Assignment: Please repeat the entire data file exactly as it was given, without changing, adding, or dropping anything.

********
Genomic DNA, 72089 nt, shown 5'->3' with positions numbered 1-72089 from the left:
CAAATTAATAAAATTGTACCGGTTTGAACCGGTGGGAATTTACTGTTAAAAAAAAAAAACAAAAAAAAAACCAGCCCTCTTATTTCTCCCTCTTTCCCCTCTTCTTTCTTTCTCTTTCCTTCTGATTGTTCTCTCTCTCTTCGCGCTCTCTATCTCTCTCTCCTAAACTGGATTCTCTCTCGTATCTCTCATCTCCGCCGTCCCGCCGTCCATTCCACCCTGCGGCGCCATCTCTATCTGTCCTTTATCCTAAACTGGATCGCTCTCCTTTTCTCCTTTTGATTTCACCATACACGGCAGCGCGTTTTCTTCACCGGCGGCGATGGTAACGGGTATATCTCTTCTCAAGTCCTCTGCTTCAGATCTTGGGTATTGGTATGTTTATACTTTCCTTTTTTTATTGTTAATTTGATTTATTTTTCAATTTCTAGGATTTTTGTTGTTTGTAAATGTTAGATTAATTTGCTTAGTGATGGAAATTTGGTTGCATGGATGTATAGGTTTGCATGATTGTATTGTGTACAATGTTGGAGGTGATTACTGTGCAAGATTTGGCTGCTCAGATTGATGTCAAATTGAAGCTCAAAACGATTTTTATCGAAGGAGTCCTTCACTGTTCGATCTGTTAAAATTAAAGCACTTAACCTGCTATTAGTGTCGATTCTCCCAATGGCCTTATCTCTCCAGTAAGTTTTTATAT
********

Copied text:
Genomic DNA, 72089 nt, shown 5'->3' with positions numbered 1-72089 from the left:
CAAATTAATAAAATTGTACCGGTTTGAACCGGTGGGAATTTACTGTTAAAAAAAAAAAACAAAAAAAAAACCAGCCCTCTTATTTCTCCCTCTTTCCCCTCTTCTTTCTTTCTCTTTCCTTCTGATTGTTCTCTCTCTCTTCGCGCTCTCTATCTCTCTCTCCTAAACTGGATTCTCTCTCGTATCTCTCATCTCCGCCGTCCCGCCGTCCATTCCACCCTGCGGCGCCATCTCTATCTGTCCTTTATCCTAAACTGGATCGCTCTCCTTTTCTCCTTTTGATTTCACCATACACGGCAGCGCGTTTTCTTCACCGGCGGCGATGGTAACGGGTATATCTCTTCTCAAGTCCTCTGCTTCAGATCTTGGGTATTGGTATGTTTATACTTTCCTTTTTTTATTGTTAATTTGATTTATTTTTCAATTTCTAGGATTTTTGTTGTTTGTAAATGTTAGATTAATTTGCTTAGTGATGGAAATTTGGTTGCATGGATGTATAGGTTTGCATGATTGTATTGTGTACAATGTTGGAGGTGATTACTGTGCAAGATTTGGCTGCTCAGATTGATGTCAAATTGAAGCTCAAAACGATTTTTATCGAAGGAGTCCTTCACTGTTCGATCTGTTAAAATTAAAGCACTTAACCTGCTATTAGTGTCGATTCTCCCAATGGCCTTATCTCTCCAGTAAGTTTTTATAT